2. The heavily-outlined groups of squares in each grid are called “cages.” In the upper-left corner of each cage, there is a “target number” and a math operation (+, –, x, ÷).
  3. Fill in each square of a cage with a number. The numbers in a cage must combine—in any order, using only that cage’s math operation—to form that cage’s target number.
    Example: Your target number is 5, your operation is addition, you’re using the numbers 1–4, and the cage is made up of two squares. You could fill in 2 and 3 (because 2 + 3 = 5) or 1 and 4 (1 + 4 = 5). But which number goes in which square? Read the next instruction!
  4. Important: You may not repeat a number in any row or column. You can repeat a number within a cage, as long as those repeated numbers are not in the same row or column.

This is fantastic to use as a mental maths starter. You can get as many different difficulties as you like from the KenKen site. Try getting year 6 to work up to solving something like this...

...and in the process enjoy the benefits of having a games-rich classroom.

Wednesday, 7 May 2014

Garage Band (iPad)

GarageBand is incredible. For a few of your finest pound sterling you get a fully fledged recording suite with a whole host of instruments and a bank of preset sounds. And the children love it. What are you waiting for?

Some songs sound like they were made on an iPad using Garage Band. Others can be mimicked incredibly easy. I'm always on the look out for these types of songs as they are great fun to use with children in school. The children get a (at times instant) feeling of accomplishment as the iPad does the hard part for you. This makes it a great tool to practice the art of performance and, as you get more skilled, composition.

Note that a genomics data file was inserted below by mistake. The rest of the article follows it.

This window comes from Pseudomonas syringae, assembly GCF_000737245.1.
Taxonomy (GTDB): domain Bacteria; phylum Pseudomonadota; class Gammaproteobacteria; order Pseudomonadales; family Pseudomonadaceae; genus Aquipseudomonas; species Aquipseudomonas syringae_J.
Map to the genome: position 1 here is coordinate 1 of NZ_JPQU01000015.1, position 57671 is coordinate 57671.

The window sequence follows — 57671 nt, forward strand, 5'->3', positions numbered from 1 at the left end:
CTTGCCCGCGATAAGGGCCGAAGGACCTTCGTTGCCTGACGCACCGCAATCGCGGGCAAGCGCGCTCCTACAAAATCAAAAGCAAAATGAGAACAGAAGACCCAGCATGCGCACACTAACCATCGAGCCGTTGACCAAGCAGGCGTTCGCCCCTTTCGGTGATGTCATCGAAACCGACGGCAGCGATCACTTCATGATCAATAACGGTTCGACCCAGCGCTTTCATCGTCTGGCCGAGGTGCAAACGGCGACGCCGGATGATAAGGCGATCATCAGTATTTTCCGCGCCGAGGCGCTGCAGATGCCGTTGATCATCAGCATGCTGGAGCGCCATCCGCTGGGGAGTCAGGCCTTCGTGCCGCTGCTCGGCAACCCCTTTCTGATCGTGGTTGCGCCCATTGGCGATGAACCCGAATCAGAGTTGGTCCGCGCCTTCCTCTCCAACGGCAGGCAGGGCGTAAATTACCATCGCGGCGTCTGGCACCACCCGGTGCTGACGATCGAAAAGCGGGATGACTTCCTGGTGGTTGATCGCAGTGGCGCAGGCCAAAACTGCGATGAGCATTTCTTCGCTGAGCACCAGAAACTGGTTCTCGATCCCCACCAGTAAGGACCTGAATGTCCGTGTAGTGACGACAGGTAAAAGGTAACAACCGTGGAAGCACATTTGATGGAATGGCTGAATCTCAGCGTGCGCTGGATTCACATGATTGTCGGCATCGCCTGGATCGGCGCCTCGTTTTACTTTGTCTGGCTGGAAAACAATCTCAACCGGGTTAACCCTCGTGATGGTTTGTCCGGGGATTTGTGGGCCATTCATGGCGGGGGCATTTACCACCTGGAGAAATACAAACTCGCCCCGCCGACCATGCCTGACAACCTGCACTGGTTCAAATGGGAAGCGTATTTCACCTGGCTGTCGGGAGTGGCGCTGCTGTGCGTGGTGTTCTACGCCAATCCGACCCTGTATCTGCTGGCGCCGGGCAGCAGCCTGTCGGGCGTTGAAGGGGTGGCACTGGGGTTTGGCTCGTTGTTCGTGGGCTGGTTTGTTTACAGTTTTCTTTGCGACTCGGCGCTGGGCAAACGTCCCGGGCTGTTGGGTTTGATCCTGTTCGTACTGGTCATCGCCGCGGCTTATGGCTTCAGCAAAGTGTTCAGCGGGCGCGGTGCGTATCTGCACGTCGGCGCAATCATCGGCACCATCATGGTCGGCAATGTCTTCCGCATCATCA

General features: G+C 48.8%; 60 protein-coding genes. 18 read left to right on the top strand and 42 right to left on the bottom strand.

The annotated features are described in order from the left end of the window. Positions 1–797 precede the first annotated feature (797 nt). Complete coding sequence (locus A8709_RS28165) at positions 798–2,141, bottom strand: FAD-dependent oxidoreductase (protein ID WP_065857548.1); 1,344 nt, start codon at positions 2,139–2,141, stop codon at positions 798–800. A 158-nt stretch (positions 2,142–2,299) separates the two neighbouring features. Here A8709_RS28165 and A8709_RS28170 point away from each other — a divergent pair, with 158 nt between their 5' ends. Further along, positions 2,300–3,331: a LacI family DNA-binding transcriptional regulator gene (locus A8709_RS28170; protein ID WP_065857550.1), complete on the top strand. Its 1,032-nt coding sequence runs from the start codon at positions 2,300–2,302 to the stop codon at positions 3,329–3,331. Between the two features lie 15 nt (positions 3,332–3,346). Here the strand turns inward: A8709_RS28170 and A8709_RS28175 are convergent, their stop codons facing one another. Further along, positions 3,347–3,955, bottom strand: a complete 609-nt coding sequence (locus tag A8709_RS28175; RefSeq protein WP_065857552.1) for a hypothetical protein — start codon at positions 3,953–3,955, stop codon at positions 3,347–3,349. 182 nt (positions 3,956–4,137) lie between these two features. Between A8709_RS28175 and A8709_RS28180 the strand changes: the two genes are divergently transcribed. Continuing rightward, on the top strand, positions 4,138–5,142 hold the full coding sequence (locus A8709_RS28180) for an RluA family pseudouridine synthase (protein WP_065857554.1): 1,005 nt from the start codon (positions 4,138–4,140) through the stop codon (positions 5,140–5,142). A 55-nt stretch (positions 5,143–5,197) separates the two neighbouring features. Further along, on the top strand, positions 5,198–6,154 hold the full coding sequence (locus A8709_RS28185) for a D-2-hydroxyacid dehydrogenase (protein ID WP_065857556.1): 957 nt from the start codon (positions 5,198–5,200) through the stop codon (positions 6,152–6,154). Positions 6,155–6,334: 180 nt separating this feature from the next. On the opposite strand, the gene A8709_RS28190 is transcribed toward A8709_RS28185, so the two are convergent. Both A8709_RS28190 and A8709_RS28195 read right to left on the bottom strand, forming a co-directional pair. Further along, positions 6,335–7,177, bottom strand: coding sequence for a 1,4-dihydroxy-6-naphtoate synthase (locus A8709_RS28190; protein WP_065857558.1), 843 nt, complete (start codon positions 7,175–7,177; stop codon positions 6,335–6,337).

I've uploaded some slides I made for you to have a look at. You can get theme here through google drive or here through the TES resources site (if you use TES you'll get the tracks embedded to play along with). 

They cover the songs 'Don't Stop Believing', 'I'm a Believer' and 'Smoke On The Water'. All you need to know is that for 'Don't Stop Believing' you need the smart keyboard, on Grand Piano, autoplay #1 at 100bpm. 

Apart from that, listen to the tracks, work out the drum beats (or a simplified version), master the guitar and bass riffs and have a great time with the children performing some anthems!

Other songs that work well but that I haven't created resources for:
And If you're feeling really bold try these (I haven't yet):
As you can probably tell, my method for finding songs that 'work' in GarageBand is to get on youtube and have a good look around.

Combine lessons spent on these songs with discussion and analysis of the musical elements we need to cover (pitch, dynamics, tempo, attack & decay, timbre, texture, silence, duration) and you'll end up with some great music lessons.

In my class, after we'd perfected a couple of songs I asked the children to experiment and make their own cover version by changing any musical elements along with instruments. We worked out pretty quickly that a nice soothing cover is possibly by using strings and acoustic guitar. How you record this process is up to you/your children but you can be very creative.

I also played around with class structure, moving from experimenting in groups to working pairs to introduce them to the basics of multi-track recording. You'll be surprised with what they come up with, I guarantee it.

Wednesday, 23 April 2014

Sim City

When using games in the classroom, you can use those that have a really clear learning outcome or those which facilitate further learning acting as more of a stimulus. Sim City is one of those games which does both brilliantly. In fact, I began using it as a game to tie together a topic and ended up seeing a whole host of direct learning outcomes which I just didn't realise would be there!

Note: I used the iPad version although I'm sure the PC version would suffice.

If you've never played it, you start with a blank landscape. You can edit the position and size of the water and foliage (something that users will want to do after they've played the game for a bit - position of these can be quite crucial). From there you can select the year your city will come into existence, give it a name and declare yourself mayor. Now you set to work constructing your new utopia.